Modern Bible translations afford a muted emphasis to the shepherds’ reaction: “They were terrified” (NIV, NLT, ISV); “They were filled with fear” (ESV); “They were terribly frightened” (NASB, Amplified Bible). But the King James Version uses the strong expression, “They were sore afraid.”

This precise language appears only once again in the New Testament—at the Mount of Transfiguration, when Peter, James and John heard a mighty voice from a bright cloud that overshadowed them, “This is My beloved Son, in whom I am well pleased; hear ye Him. And when the disciples heard it, they fell on their face, and were sore afraid.” (Matt. 17:5-6, KJV).

However, the first thing the angel told the shepherds was not to fear. He had good news of great joy, for all people everywhere: The Savior, the long-awaited Christ, is born today, right over there in Bethlehem. And you have been chosen by Almighty God to be among the first to see the Messiah.

This was to be a sign for them: they would find the baby, not regally adorned in majesty or kingly splendor, but wrapped in grave cloth and lying in the most humble state you can imagine—a feeding trough for animals. Welcome to our world.

Are you struck by the contrast? The Son of God’s welcome stretched from a multitude (the very word suggests thousands) of heavenly, radiant angelic beings, to a stable in a third rate settlement, attended by a carpenter and a teenager, in the presence of shepherds. He was wrapped in the same kind of cloth commonly used to prepare the dead for burial. From Heaven’s First to Earth’s Last. Alpha to Omega.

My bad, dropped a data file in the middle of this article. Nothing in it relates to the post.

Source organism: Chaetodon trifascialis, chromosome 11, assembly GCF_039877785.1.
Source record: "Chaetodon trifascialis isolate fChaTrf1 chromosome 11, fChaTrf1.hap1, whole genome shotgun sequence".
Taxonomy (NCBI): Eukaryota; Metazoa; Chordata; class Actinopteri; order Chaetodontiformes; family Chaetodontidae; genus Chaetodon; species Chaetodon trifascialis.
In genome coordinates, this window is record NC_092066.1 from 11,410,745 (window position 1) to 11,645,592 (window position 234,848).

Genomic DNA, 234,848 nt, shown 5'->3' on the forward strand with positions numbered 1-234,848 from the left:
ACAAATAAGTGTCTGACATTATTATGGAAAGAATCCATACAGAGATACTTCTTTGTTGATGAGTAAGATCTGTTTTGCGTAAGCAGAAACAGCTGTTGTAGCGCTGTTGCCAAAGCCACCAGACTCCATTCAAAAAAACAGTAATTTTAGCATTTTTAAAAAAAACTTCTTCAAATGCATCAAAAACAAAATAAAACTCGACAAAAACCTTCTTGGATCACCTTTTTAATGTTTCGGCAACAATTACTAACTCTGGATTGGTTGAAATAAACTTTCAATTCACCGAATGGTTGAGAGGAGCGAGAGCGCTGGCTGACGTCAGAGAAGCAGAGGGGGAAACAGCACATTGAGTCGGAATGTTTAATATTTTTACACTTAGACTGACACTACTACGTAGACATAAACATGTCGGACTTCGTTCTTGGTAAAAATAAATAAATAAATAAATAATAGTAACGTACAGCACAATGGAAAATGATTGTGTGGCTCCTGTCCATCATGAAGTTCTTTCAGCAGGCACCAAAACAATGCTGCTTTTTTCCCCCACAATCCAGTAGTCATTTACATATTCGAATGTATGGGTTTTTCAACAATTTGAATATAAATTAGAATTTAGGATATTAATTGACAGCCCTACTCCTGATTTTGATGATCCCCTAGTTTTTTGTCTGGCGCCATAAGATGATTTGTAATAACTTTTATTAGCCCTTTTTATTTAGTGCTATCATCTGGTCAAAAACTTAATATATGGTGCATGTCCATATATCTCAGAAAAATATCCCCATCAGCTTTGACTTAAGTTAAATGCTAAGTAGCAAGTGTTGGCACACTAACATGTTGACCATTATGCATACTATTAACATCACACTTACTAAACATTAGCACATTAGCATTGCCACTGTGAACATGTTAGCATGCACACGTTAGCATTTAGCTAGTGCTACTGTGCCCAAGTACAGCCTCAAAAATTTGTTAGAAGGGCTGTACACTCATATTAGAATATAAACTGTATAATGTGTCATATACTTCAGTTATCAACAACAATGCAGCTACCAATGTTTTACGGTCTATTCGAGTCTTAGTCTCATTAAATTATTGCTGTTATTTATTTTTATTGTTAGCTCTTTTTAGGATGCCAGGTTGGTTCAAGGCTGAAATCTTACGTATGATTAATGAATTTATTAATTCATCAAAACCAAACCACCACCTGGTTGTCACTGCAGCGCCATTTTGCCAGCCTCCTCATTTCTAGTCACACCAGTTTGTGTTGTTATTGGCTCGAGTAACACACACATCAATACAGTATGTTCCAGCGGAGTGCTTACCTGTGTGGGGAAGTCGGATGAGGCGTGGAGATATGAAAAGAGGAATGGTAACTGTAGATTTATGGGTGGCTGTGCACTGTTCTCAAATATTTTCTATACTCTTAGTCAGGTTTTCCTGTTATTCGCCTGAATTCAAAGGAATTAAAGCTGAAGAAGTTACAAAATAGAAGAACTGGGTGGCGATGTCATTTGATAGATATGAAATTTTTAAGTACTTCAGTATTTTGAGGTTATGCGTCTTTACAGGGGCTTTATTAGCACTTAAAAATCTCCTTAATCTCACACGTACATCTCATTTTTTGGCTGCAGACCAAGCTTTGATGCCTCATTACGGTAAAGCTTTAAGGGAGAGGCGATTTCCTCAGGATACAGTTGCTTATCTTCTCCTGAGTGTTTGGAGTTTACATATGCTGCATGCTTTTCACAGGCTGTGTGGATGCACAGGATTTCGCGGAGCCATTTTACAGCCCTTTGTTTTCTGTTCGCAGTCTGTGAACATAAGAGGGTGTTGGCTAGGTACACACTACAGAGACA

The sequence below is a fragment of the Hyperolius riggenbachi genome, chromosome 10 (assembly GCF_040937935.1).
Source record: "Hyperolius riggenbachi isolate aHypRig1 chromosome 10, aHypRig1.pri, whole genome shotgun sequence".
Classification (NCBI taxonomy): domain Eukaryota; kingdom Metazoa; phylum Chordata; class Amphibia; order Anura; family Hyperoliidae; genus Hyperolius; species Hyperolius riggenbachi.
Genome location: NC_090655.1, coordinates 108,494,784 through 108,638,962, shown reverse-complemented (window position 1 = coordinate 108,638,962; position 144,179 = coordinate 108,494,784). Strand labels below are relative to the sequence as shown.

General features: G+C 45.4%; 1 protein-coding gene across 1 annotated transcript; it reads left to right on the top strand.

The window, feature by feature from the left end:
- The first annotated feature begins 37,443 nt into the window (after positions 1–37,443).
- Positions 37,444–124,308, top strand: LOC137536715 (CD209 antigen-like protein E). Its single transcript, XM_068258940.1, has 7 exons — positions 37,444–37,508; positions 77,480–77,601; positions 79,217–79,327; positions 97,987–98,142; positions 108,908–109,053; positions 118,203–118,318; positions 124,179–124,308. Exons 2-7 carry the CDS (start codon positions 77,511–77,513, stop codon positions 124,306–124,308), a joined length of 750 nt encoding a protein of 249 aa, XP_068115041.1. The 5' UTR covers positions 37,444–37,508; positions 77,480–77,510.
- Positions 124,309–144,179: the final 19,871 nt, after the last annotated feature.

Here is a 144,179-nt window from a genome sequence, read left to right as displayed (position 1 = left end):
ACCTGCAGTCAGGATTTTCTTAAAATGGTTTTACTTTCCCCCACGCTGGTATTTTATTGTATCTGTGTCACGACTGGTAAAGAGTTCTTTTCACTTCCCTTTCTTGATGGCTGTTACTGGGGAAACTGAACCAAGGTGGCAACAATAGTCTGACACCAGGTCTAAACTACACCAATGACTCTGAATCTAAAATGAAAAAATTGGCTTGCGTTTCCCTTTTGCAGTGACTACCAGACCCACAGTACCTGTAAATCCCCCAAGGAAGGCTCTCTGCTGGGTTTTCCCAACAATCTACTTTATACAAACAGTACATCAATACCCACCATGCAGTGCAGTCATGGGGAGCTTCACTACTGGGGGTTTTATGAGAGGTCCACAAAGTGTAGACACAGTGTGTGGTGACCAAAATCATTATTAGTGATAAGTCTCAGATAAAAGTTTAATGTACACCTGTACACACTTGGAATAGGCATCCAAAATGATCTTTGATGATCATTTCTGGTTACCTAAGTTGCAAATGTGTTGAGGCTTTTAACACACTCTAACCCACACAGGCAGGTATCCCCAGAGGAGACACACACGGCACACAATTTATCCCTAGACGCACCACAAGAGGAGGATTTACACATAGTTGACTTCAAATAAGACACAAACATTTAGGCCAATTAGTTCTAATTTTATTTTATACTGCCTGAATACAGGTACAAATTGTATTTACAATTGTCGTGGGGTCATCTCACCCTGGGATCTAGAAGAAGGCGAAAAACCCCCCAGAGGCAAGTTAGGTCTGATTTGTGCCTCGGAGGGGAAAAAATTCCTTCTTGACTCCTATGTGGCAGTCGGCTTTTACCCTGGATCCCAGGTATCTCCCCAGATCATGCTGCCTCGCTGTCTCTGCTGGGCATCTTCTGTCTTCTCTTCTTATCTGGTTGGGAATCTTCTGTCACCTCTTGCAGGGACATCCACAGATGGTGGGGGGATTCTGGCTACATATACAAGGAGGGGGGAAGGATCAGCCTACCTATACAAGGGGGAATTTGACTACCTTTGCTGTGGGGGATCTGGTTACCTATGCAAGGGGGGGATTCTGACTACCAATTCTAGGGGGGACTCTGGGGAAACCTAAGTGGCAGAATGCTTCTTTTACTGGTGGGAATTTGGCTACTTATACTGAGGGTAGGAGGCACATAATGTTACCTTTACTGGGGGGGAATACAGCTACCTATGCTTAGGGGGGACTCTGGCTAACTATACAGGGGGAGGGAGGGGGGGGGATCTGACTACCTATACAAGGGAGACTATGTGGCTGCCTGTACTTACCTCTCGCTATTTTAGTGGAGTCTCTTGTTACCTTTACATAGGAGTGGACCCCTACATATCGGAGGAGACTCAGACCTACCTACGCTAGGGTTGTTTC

What did they all have in common? They were, each in their own way, unlikely people chosen by God for an awesome role in history. Each of them received clear instructions from a credible messenger. They overcame their fear of both the messenger and the message. They set aside everything else they were doing and made room to do what they had been told. Mary said, “Behold the handmaid of the Lord; be it unto me according to thy word” (Luke 1:38 KJV).

Where was everyone else? Well, it seems “there was no room for them in the inn.” (Luke 2:7). If the inhabitants of Bethlehem-Ephrata had only known…